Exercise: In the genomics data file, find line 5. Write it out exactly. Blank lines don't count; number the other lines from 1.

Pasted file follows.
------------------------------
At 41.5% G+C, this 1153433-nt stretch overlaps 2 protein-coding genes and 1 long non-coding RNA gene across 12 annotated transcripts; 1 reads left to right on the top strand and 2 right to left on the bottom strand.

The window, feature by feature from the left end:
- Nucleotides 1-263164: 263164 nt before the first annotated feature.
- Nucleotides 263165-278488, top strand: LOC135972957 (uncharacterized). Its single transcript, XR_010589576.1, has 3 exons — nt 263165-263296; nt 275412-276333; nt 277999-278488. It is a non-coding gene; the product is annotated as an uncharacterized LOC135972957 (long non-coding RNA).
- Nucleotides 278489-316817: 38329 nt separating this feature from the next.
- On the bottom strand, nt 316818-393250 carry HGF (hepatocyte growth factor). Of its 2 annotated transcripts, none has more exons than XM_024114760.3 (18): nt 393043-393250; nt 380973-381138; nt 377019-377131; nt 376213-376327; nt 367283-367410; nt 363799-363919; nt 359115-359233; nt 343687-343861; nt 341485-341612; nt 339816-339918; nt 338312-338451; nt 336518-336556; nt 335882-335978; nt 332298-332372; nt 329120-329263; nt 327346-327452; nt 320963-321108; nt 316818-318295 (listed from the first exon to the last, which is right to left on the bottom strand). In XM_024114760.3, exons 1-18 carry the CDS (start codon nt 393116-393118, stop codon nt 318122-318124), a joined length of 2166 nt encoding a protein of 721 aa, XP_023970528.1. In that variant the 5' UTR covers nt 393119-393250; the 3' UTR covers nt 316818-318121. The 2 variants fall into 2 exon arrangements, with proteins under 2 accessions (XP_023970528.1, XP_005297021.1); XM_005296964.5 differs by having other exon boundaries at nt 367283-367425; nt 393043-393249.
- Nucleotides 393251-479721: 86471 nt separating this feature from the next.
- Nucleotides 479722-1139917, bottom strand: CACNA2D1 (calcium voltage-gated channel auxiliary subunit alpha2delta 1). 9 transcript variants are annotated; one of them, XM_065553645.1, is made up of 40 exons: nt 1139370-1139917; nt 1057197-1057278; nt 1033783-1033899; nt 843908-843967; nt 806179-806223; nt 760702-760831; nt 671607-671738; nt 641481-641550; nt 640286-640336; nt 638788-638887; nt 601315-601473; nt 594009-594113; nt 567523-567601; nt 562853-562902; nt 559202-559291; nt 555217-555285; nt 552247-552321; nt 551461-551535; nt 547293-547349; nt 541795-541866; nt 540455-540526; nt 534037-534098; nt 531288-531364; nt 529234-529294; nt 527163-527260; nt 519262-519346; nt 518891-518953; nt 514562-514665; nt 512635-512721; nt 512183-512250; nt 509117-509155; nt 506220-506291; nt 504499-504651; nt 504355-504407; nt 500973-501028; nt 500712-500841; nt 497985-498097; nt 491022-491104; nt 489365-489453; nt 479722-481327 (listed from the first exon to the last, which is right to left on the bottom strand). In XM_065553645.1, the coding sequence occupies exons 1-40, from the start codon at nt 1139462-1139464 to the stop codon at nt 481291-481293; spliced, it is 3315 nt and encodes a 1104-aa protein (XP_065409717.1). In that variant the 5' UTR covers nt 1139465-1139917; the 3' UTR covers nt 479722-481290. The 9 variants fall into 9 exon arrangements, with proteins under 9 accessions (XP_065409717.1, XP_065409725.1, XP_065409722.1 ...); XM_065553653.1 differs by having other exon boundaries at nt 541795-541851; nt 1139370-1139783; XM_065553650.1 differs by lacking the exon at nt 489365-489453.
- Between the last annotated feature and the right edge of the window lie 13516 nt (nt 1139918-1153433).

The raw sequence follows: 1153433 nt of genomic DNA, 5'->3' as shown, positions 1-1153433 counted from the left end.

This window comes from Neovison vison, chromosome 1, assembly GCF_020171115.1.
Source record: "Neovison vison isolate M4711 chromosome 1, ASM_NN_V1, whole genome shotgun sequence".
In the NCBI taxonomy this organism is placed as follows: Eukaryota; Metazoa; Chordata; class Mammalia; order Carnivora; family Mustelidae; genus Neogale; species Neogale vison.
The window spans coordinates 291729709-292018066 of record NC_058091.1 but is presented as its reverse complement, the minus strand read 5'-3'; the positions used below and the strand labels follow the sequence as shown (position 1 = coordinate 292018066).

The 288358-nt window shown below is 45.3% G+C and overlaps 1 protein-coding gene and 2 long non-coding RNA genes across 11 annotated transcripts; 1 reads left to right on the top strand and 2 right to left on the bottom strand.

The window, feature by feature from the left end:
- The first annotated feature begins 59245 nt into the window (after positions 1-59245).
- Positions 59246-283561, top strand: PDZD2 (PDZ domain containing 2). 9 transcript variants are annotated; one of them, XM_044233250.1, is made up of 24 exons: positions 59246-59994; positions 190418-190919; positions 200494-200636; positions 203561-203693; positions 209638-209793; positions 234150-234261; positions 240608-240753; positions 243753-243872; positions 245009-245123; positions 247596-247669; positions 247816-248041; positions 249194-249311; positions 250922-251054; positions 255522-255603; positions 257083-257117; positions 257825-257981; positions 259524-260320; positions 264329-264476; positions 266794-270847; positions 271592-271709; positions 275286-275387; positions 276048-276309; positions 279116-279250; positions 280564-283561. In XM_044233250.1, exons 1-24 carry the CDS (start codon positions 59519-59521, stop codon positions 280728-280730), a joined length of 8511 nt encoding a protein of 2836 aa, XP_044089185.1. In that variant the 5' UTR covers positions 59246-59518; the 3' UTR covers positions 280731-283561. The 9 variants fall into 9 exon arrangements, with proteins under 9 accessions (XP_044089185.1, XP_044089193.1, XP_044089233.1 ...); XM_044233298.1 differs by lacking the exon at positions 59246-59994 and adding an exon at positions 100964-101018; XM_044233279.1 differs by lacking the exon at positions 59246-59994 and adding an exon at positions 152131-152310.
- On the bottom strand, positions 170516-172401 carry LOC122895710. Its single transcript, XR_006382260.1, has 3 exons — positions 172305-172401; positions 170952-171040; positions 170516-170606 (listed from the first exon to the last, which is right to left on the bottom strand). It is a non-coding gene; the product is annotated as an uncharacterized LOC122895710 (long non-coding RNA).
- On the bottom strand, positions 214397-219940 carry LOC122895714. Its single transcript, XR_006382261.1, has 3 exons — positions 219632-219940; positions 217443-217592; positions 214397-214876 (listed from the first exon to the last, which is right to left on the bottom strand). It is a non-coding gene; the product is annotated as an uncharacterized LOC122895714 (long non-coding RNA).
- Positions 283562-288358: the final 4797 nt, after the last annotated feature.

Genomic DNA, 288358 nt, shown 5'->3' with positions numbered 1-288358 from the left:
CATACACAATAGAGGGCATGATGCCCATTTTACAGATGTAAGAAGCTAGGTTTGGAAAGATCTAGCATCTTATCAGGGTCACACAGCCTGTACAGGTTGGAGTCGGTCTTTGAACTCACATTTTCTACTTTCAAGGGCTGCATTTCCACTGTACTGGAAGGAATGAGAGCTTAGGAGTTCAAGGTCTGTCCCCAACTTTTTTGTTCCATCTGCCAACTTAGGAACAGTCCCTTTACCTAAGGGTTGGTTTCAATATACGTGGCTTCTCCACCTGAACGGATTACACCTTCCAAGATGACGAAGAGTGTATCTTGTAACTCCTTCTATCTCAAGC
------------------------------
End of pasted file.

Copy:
- Nucleotides 278489-316817: 38329 nt separating this feature from the next.